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Women of Peace

South Sudan’s Women Peacekeepers Tackle the Problems That Men Can’t

The United Nations peacekeeping mission in South Sudan has few women in its ranks – just slightly more than the worldwide average. However, they play an important role in gathering information from the population and helping the local police investigate sexual and gender-based violence.

Written by News Deeply Contributor Published on Read time Approx. 4 minutes
Major Bettina Stelzer, a U.N. peacekeeper from Australia, speaks with women and girls in Nakitun village, South Sudan.News Deeply Contributor

JUBA, South Sudan – On what started off as a sunny morning, Major Bettina Stelzer drove through the muddy and narrow roads to Nakitun village, near the United Nations’ compound on the outskirts of Juba.

The weather quickly changed from sunny to cloudy before the rain began pouring down on the thatched roofs of Nakitun. It was Stelzer’s last routine visit to the village before heading back to her home country of Australia. But the heavy downpour didn’t stop the major from searching for an older woman with sore eyes, whom she had met on a previous visit to the village.

She carried eyewash for her, as well as other basic medical essentials for women and children in the community.

After half an hour, she finally located the woman, who welcomed Stelzer into her home. With one of her eyes half-shut due to what appeared to be an infection, the woman explained her situation and listened to instructions, with the help of an interpreter, on how to use the eyewash.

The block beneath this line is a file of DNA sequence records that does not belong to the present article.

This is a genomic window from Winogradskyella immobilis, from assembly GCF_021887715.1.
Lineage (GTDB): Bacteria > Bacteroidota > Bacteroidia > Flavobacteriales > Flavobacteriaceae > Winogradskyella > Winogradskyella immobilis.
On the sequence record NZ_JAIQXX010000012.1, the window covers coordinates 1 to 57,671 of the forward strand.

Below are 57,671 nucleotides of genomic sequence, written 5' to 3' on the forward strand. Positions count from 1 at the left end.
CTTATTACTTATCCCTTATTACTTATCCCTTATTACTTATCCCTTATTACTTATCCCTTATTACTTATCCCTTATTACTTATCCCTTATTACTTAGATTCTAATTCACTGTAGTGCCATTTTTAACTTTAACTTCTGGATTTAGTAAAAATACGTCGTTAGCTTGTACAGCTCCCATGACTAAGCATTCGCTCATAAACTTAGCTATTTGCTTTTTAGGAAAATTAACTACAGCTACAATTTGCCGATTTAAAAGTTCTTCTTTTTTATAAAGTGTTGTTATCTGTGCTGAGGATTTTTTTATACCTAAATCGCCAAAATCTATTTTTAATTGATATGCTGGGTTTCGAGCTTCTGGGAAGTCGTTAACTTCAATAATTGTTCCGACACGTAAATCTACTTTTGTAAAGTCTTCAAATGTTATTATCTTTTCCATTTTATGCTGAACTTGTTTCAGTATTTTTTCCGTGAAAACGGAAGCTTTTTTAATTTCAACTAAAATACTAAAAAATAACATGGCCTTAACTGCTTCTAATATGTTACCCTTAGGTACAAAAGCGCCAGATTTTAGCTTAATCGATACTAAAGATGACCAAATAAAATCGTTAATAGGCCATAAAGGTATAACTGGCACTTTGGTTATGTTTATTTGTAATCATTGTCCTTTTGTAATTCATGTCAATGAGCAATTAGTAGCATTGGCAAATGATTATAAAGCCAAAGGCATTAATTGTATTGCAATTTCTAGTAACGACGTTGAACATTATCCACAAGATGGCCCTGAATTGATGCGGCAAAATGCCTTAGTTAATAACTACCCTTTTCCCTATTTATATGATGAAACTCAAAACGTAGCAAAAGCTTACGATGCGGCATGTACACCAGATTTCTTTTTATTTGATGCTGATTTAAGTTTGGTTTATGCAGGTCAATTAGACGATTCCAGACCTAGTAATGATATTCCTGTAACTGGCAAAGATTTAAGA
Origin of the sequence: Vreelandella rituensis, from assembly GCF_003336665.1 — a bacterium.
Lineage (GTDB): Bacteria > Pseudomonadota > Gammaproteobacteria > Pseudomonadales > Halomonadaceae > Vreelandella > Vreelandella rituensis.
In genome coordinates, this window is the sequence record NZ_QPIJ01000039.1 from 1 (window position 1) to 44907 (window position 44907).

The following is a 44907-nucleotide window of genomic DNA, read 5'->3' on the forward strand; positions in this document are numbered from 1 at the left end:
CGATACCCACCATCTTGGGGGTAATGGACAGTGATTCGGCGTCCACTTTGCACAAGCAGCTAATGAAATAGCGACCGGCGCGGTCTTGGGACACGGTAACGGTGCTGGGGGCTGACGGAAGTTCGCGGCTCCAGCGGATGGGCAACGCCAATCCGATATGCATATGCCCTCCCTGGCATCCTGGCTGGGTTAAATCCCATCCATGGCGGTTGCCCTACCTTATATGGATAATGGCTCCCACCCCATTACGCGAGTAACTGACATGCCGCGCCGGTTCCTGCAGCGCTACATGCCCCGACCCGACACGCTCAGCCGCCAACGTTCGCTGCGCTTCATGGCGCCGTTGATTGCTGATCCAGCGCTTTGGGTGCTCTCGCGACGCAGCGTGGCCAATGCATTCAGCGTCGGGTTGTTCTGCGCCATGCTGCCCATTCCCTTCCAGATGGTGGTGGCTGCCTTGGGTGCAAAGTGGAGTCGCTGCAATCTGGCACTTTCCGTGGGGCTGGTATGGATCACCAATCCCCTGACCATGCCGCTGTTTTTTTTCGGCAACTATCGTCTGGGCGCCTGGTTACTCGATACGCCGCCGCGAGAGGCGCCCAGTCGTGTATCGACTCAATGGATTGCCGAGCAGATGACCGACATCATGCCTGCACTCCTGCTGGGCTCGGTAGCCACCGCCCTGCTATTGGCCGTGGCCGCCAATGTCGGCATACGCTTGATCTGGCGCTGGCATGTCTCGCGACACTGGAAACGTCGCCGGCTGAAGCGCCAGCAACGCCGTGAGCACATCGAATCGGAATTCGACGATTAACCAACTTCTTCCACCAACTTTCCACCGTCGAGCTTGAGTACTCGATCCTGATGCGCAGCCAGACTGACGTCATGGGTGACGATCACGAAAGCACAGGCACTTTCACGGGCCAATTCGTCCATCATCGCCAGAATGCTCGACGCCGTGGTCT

Then, Stelzer continued her way around Nakitun village, meeting and greeting women who shared stories of their daily struggles, including health problems and lack of money.

For the past six months, Stelzer has been serving as military gender adviser to the United Nations Mission in South Sudan (UNMISS). She says women like herself have a crucial role to play in peacekeeping missions.

“Women bring a different perspective to peacekeeping operations. If we have women on patrol, we are able to access different areas of the communities and gather different information,” Stelzer said.

“We gain a different perspective on what the requirements are – different security concerns for women that may not be of concern to men.”

UNMISS has been present in South Sudan since it won independence from Sudan in 2011. Two years later, civil war erupted in the new country due to political rivalry between President Salva Kiir and his former vice president, Riek Machar. A peace agreement was signed in August 2015 that saw Machar return to Juba to share power with Kiir. However, the deal collapsed less than three months later.

The ongoing conflict has displaced some 4 million people. Neighboring Uganda currently hosts about one million South Sudanese refugees, while more than 330,000 have fled to Ethiopia. UNMISS has a specific mandate to protect civilians, monitor and investigate human rights violations, create the conditions necessary for delivery of humanitarian assistance and support the implementation of an agreement to cease hostilities.